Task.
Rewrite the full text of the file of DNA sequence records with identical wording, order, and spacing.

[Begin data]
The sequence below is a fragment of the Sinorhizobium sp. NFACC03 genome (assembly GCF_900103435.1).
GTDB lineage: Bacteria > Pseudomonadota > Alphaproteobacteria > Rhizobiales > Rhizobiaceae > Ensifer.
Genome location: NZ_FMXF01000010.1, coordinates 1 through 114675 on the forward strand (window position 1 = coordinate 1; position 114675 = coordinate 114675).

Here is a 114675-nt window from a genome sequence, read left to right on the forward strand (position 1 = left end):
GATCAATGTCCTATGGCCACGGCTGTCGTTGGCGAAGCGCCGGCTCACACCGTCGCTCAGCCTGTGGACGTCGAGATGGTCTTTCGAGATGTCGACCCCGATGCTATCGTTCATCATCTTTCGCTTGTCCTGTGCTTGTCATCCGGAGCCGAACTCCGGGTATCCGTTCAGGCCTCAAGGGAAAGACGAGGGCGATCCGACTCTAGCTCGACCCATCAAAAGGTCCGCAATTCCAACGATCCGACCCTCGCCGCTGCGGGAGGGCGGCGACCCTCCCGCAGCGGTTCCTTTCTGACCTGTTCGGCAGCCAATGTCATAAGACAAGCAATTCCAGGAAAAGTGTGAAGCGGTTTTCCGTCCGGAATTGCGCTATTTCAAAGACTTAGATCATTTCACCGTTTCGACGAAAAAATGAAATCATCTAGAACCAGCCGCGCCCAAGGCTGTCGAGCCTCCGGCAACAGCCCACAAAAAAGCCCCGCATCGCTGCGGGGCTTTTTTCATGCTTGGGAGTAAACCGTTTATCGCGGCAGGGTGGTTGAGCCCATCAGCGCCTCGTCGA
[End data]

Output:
The sequence below is a fragment of the Sinorhizobium sp. NFACC03 genome (assembly GCF_900103435.1).
GTDB lineage: Bacteria > Pseudomonadota > Alphaproteobacteria > Rhizobiales > Rhizobiaceae > Ensifer.
Genome location: NZ_FMXF01000010.1, coordinates 1 through 114675 on the forward strand (window position 1 = coordinate 1; position 114675 = coordinate 114675).

Here is a 114675-nt window from a genome sequence, read left to right on the forward strand (position 1 = left end):
GATCAATGTCCTATGGCCACGGCTGTCGTTGGCGAAGCGCCGGCTCACACCGTCGCTCAGCCTGTGGACGTCGAGATGGTCTTTCGAGATGTCGACCCCGATGCTATCGTTCATCATCTTTCGCTTGTCCTGTGCTTGTCATCCGGAGCCGAACTCCGGGTATCCGTTCAGGCCTCAAGGGAAAGACGAGGGCGATCCGACTCTAGCTCGACCCATCAAAAGGTCCGCAATTCCAACGATCCGACCCTCGCCGCTGCGGGAGGGCGGCGACCCTCCCGCAGCGGTTCCTTTCTGACCTGTTCGGCAGCCAATGTCATAAGACAAGCAATTCCAGGAAAAGTGTGAAGCGGTTTTCCGTCCGGAATTGCGCTATTTCAAAGACTTAGATCATTTCACCGTTTCGACGAAAAAATGAAATCATCTAGAACCAGCCGCGCCCAAGGCTGTCGAGCCTCCGGCAACAGCCCACAAAAAAGCCCCGCATCGCTGCGGGGCTTTTTTCATGCTTGGGAGTAAACCGTTTATCGCGGCAGGGTGGTTGAGCCCATCAGCGCCTCGTCGA